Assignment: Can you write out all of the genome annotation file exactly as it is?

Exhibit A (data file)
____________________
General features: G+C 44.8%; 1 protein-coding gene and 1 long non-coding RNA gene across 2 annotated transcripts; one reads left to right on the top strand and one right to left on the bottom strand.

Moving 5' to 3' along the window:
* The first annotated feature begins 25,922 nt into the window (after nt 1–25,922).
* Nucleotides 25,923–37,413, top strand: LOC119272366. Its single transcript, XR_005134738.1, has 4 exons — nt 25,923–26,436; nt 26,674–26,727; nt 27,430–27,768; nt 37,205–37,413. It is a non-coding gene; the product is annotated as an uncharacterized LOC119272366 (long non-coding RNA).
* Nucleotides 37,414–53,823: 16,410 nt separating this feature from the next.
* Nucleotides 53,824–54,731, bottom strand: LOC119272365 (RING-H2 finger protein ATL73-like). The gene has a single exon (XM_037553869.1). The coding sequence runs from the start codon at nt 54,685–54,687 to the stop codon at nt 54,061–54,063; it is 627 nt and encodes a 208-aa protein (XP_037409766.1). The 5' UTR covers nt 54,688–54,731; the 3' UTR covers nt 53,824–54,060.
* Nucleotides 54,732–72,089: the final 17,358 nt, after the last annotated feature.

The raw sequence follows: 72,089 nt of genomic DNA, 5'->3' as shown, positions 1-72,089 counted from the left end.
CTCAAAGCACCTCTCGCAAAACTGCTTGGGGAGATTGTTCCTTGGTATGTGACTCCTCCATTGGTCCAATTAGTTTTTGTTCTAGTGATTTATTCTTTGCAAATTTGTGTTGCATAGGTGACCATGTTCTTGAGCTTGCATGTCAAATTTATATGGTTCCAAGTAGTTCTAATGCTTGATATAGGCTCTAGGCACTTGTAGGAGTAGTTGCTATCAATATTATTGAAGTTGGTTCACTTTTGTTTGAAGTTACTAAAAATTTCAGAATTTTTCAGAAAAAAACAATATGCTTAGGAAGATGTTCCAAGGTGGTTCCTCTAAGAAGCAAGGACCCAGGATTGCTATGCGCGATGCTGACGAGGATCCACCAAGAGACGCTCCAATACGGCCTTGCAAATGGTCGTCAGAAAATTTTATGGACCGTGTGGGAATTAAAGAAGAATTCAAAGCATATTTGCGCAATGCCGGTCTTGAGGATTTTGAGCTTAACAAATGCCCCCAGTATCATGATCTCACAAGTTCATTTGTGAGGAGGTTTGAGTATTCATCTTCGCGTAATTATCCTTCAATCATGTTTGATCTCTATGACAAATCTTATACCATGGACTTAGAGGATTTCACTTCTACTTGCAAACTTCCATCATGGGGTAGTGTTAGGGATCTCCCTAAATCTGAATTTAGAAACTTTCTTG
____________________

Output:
General features: G+C 44.8%; 1 protein-coding gene and 1 long non-coding RNA gene across 2 annotated transcripts; one reads left to right on the top strand and one right to left on the bottom strand.

Moving 5' to 3' along the window:
* The first annotated feature begins 25,922 nt into the window (after nt 1–25,922).
* Nucleotides 25,923–37,413, top strand: LOC119272366. Its single transcript, XR_005134738.1, has 4 exons — nt 25,923–26,436; nt 26,674–26,727; nt 27,430–27,768; nt 37,205–37,413. It is a non-coding gene; the product is annotated as an uncharacterized LOC119272366 (long non-coding RNA).
* Nucleotides 37,414–53,823: 16,410 nt separating this feature from the next.
* Nucleotides 53,824–54,731, bottom strand: LOC119272365 (RING-H2 finger protein ATL73-like). The gene has a single exon (XM_037553869.1). The coding sequence runs from the start codon at nt 54,685–54,687 to the stop codon at nt 54,061–54,063; it is 627 nt and encodes a 208-aa protein (XP_037409766.1). The 5' UTR covers nt 54,688–54,731; the 3' UTR covers nt 53,824–54,060.
* Nucleotides 54,732–72,089: the final 17,358 nt, after the last annotated feature.

The raw sequence follows: 72,089 nt of genomic DNA, 5'->3' as shown, positions 1-72,089 counted from the left end.
CTCAAAGCACCTCTCGCAAAACTGCTTGGGGAGATTGTTCCTTGGTATGTGACTCCTCCATTGGTCCAATTAGTTTTTGTTCTAGTGATTTATTCTTTGCAAATTTGTGTTGCATAGGTGACCATGTTCTTGAGCTTGCATGTCAAATTTATATGGTTCCAAGTAGTTCTAATGCTTGATATAGGCTCTAGGCACTTGTAGGAGTAGTTGCTATCAATATTATTGAAGTTGGTTCACTTTTGTTTGAAGTTACTAAAAATTTCAGAATTTTTCAGAAAAAAACAATATGCTTAGGAAGATGTTCCAAGGTGGTTCCTCTAAGAAGCAAGGACCCAGGATTGCTATGCGCGATGCTGACGAGGATCCACCAAGAGACGCTCCAATACGGCCTTGCAAATGGTCGTCAGAAAATTTTATGGACCGTGTGGGAATTAAAGAAGAATTCAAAGCATATTTGCGCAATGCCGGTCTTGAGGATTTTGAGCTTAACAAATGCCCCCAGTATCATGATCTCACAAGTTCATTTGTGAGGAGGTTTGAGTATTCATCTTCGCGTAATTATCCTTCAATCATGTTTGATCTCTATGACAAATCTTATACCATGGACTTAGAGGATTTCACTTCTACTTGCAAACTTCCATCATGGGGTAGTGTTAGGGATCTCCCTAAATCTGAATTTAGAAACTTTCTTG